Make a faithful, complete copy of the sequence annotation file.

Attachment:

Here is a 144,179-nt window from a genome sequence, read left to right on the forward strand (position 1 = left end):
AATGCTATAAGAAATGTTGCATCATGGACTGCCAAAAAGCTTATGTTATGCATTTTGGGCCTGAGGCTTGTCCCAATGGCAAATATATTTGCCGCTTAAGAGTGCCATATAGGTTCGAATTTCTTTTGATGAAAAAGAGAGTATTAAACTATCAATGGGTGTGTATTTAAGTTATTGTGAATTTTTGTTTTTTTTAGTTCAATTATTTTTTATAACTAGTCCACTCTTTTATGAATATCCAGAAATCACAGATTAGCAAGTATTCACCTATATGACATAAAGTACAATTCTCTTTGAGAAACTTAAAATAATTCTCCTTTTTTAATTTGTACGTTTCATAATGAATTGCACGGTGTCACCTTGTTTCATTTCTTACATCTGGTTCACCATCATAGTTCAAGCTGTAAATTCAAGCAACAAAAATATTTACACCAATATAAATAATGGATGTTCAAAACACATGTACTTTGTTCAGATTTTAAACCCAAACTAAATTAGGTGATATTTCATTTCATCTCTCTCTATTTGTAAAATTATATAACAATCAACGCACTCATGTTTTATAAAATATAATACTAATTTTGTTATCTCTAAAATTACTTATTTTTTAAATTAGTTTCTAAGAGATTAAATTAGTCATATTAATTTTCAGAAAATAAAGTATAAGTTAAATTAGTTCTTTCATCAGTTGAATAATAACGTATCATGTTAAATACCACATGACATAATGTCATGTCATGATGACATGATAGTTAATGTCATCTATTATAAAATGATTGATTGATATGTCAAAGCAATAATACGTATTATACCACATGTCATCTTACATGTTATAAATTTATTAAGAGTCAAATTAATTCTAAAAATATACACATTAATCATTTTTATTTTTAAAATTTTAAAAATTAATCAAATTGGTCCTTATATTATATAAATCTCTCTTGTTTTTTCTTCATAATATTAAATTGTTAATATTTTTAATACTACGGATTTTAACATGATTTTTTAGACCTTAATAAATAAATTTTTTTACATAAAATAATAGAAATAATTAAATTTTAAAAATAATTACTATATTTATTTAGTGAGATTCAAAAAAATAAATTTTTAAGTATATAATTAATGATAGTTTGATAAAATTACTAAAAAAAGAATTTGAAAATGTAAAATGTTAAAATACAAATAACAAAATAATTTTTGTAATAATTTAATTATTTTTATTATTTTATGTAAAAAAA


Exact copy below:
Here is a 144,179-nt window from a genome sequence, read left to right on the forward strand (position 1 = left end):
AATGCTATAAGAAATGTTGCATCATGGACTGCCAAAAAGCTTATGTTATGCATTTTGGGCCTGAGGCTTGTCCCAATGGCAAATATATTTGCCGCTTAAGAGTGCCATATAGGTTCGAATTTCTTTTGATGAAAAAGAGAGTATTAAACTATCAATGGGTGTGTATTTAAGTTATTGTGAATTTTTGTTTTTTTTAGTTCAATTATTTTTTATAACTAGTCCACTCTTTTATGAATATCCAGAAATCACAGATTAGCAAGTATTCACCTATATGACATAAAGTACAATTCTCTTTGAGAAACTTAAAATAATTCTCCTTTTTTAATTTGTACGTTTCATAATGAATTGCACGGTGTCACCTTGTTTCATTTCTTACATCTGGTTCACCATCATAGTTCAAGCTGTAAATTCAAGCAACAAAAATATTTACACCAATATAAATAATGGATGTTCAAAACACATGTACTTTGTTCAGATTTTAAACCCAAACTAAATTAGGTGATATTTCATTTCATCTCTCTCTATTTGTAAAATTATATAACAATCAACGCACTCATGTTTTATAAAATATAATACTAATTTTGTTATCTCTAAAATTACTTATTTTTTAAATTAGTTTCTAAGAGATTAAATTAGTCATATTAATTTTCAGAAAATAAAGTATAAGTTAAATTAGTTCTTTCATCAGTTGAATAATAACGTATCATGTTAAATACCACATGACATAATGTCATGTCATGATGACATGATAGTTAATGTCATCTATTATAAAATGATTGATTGATATGTCAAAGCAATAATACGTATTATACCACATGTCATCTTACATGTTATAAATTTATTAAGAGTCAAATTAATTCTAAAAATATACACATTAATCATTTTTATTTTTAAAATTTTAAAAATTAATCAAATTGGTCCTTATATTATATAAATCTCTCTTGTTTTTTCTTCATAATATTAAATTGTTAATATTTTTAATACTACGGATTTTAACATGATTTTTTAGACCTTAATAAATAAATTTTTTTACATAAAATAATAGAAATAATTAAATTTTAAAAATAATTACTATATTTATTTAGTGAGATTCAAAAAAATAAATTTTTAAGTATATAATTAATGATAGTTTGATAAAATTACTAAAAAAAGAATTTGAAAATGTAAAATGTTAAAATACAAATAACAAAATAATTTTTGTAATAATTTAATTATTTTTATTATTTTATGTAAAAAAA